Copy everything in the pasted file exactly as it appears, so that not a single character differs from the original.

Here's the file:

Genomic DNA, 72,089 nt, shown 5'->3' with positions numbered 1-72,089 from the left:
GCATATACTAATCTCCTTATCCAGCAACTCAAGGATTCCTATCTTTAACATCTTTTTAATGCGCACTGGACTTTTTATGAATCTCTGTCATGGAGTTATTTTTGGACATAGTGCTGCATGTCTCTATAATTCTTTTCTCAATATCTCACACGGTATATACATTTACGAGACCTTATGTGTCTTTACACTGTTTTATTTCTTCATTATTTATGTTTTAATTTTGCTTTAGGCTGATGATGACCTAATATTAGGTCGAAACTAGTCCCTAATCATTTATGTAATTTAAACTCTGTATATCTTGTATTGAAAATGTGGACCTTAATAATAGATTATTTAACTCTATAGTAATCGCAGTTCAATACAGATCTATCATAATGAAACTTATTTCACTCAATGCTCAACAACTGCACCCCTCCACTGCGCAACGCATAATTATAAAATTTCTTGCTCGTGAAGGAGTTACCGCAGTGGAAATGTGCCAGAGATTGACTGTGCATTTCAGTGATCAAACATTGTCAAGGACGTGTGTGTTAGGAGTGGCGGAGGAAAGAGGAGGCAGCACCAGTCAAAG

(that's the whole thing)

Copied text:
Genomic DNA, 72,089 nt, shown 5'->3' with positions numbered 1-72,089 from the left:
GCATATACTAATCTCCTTATCCAGCAACTCAAGGATTCCTATCTTTAACATCTTTTTAATGCGCACTGGACTTTTTATGAATCTCTGTCATGGAGTTATTTTTGGACATAGTGCTGCATGTCTCTATAATTCTTTTCTCAATATCTCACACGGTATATACATTTACGAGACCTTATGTGTCTTTACACTGTTTTATTTCTTCATTATTTATGTTTTAATTTTGCTTTAGGCTGATGATGACCTAATATTAGGTCGAAACTAGTCCCTAATCATTTATGTAATTTAAACTCTGTATATCTTGTATTGAAAATGTGGACCTTAATAATAGATTATTTAACTCTATAGTAATCGCAGTTCAATACAGATCTATCATAATGAAACTTATTTCACTCAATGCTCAACAACTGCACCCCTCCACTGCGCAACGCATAATTATAAAATTTCTTGCTCGTGAAGGAGTTACCGCAGTGGAAATGTGCCAGAGATTGACTGTGCATTTCAGTGATCAAACATTGTCAAGGACGTGTGTGTTAGGAGTGGCGGAGGAAAGAGGAGGCAGCACCAGTCAAAG